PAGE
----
A small soft-tipped earpiece has been injected into a newborn baby's ear for the hearing screening.


The newborn hearing screening test is done soon after the baby is born.

A health care provider will place a tiny earpiece or microphone in the infant’s ear. Another method uses electrodes that are put on the baby’s head while the baby is quiet or asleep.

Permanent hearing loss can significantly affect babies’ development. Early diagnosis can give these babies a better chance of developing language, speech, and communication skills.

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A male doctor is holding a baby with professional attire and stethoscope.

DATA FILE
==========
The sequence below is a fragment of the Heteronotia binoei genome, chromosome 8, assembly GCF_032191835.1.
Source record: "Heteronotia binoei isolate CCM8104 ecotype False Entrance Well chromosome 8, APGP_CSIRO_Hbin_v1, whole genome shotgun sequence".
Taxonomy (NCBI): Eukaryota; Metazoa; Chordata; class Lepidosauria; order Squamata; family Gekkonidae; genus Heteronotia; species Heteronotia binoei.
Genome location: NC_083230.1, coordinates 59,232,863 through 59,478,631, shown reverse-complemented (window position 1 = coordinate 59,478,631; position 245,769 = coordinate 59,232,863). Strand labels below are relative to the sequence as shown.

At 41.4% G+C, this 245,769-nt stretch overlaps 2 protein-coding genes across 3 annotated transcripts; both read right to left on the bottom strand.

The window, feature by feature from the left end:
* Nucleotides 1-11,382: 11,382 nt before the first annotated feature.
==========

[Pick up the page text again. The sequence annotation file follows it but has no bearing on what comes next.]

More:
One to two babies in every 1,000 are born with permanent hearing loss in one or both ears. This increases to about 1 in every 100 babies who have spent more than 48 hours in intensive care. Most of these babies are born into families with no history of permanent hearing loss.
Primary Testing


Process: A small soft-tipped earpiece is placed in the baby’s ear and gentle clicking sounds are played.

It’s not always possible to get clear responses from the first test. This happens with lots of babies and doesn’t always mean the baby has a permanent hearing loss.

It could mean:

  • The baby was unsettled when the test was done or there was background noise
  • The baby has fluid or a temporary blockage in their ear

In these cases, the baby will be offered a second test.

Secondary Testing


The AABR test involves placing 3 small sensors on the baby’s head and neck. Soft headphones are placed over the baby’s ears and gentle clicking sounds are played.
This test takes between 5 and 15 minutes. These tests won’t harm the baby in any way.

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